Today, as founder and owner of School Climate Consulting Services, Gosline provides guidance to schools interested in achieving academic success through respectful teaching and improved school climate. She provides workshops on tough issues like cyberbullying and suicide prevention that face many educators and children through comprehensive and effective school climate research, assessment tools and services, and professional development opportunities with leading experts.
Gosline describes her role as providing schools a "mirror to their world." "I'm giving them tools to help see what is working, but also to see the gaps," she says.
Finding these gaps in schools can be tricky, especially since adults and children have completely different perspectives of what's happening on campus. Harrassment -- even more public instances than cyberbullying -- can go unnoticed, so fostering communication between a school's staff and its students is essential to Gosline's work. For example, at one New Hampshire school, teachers were unaware of problems during recess because they didn't actually see students causing trouble. However, when the students were asked about bullying, it became evident that teachers, who often stood on the sidelines at recess, were unable to see the bullying that took place behind a snow bank. Gosline noted that, in this particular school, the data resulted in a very simple solution -- devised by students and teachers together -- for teachers to make more effort to spread themselves out so that they can clearly observe all students' actions.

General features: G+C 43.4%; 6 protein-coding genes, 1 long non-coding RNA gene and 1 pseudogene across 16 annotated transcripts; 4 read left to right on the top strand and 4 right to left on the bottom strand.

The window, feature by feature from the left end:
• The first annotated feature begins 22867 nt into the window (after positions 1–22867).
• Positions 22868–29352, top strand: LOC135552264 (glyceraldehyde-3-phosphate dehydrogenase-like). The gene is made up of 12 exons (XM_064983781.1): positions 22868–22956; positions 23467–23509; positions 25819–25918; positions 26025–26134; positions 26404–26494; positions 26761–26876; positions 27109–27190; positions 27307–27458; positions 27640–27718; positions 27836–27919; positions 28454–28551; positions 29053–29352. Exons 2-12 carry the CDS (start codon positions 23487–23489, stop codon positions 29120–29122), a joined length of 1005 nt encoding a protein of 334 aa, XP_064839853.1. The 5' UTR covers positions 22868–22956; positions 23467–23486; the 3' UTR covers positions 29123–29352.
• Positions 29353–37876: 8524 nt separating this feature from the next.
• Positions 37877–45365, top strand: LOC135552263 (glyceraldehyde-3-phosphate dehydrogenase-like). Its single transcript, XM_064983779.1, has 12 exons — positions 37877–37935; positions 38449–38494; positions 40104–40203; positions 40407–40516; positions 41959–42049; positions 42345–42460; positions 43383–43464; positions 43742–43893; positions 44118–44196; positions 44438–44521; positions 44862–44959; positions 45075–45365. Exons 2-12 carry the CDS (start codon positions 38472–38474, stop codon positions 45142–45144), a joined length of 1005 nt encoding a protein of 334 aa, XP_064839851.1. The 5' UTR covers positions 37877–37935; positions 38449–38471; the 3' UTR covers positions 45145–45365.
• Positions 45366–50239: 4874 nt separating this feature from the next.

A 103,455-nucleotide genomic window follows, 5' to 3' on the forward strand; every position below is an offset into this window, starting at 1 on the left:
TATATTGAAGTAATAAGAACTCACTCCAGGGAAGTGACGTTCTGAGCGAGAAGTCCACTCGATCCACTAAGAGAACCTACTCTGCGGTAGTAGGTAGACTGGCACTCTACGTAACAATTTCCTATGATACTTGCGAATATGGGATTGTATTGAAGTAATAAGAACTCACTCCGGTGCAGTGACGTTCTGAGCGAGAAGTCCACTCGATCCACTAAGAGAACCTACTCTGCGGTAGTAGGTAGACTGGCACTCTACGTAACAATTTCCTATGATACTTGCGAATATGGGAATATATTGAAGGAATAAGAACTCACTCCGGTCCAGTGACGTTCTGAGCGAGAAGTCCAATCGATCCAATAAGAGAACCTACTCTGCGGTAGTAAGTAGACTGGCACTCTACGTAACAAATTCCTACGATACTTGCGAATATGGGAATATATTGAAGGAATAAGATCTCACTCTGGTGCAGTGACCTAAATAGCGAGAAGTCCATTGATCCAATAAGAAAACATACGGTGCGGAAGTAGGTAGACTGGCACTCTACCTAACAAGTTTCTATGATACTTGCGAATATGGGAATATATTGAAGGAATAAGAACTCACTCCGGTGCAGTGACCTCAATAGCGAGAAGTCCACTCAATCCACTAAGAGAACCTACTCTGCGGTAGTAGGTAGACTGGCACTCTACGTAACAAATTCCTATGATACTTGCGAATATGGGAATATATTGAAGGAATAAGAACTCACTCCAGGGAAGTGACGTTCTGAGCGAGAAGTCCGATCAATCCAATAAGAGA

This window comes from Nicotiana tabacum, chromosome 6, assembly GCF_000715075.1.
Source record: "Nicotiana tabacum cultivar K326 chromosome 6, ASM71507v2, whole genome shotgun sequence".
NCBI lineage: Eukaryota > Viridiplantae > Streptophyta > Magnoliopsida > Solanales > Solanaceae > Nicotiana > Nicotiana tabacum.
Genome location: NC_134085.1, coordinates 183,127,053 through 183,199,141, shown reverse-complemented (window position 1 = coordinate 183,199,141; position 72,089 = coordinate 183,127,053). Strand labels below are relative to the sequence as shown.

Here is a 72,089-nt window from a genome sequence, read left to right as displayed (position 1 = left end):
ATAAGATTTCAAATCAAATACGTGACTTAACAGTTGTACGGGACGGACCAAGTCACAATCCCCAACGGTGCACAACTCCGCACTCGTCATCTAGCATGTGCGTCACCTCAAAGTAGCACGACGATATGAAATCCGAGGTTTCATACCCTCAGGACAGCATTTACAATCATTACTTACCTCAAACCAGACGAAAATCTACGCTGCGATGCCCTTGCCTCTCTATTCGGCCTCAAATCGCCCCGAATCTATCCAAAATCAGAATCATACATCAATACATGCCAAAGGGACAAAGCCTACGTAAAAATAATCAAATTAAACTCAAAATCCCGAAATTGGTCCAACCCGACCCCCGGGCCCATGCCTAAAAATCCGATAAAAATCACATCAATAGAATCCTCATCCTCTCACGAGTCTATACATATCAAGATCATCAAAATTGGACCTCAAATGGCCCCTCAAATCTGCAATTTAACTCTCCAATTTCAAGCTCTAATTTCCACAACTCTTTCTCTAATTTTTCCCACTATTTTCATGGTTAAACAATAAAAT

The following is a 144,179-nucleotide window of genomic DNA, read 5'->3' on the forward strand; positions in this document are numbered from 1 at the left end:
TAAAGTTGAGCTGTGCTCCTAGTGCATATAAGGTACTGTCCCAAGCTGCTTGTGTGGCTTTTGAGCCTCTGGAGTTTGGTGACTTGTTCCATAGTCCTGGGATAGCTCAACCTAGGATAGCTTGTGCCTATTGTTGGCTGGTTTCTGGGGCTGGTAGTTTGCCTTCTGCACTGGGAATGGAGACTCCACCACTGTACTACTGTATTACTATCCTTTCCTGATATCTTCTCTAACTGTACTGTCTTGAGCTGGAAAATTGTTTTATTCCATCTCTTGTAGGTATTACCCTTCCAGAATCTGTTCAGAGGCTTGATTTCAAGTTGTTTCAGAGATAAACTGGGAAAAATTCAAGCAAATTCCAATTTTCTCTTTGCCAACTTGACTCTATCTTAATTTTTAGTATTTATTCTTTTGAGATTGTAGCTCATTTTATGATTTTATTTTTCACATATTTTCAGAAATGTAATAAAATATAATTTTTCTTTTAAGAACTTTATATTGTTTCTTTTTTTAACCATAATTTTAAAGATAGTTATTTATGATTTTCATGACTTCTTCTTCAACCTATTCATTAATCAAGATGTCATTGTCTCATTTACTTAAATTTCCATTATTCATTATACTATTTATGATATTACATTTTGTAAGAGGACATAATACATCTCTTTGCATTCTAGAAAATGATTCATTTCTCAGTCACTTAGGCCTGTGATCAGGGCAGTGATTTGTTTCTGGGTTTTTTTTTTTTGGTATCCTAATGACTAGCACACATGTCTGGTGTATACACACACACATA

"I like being in the position where I can create opportunities for schools to decide what they can do to improve school climate," she says. "I'm definitely an advocate of collaboration as a key to success - one model of assessment or best-practice strategy does not fit with all schools. I like to use the analogy of a toolbelt when I work with educators; one tool cannot build a safe and supportive school environment. Rather, in my work, I strive to fill educator's toolbelts with a variety of tools they can use for different issues to help find solutions."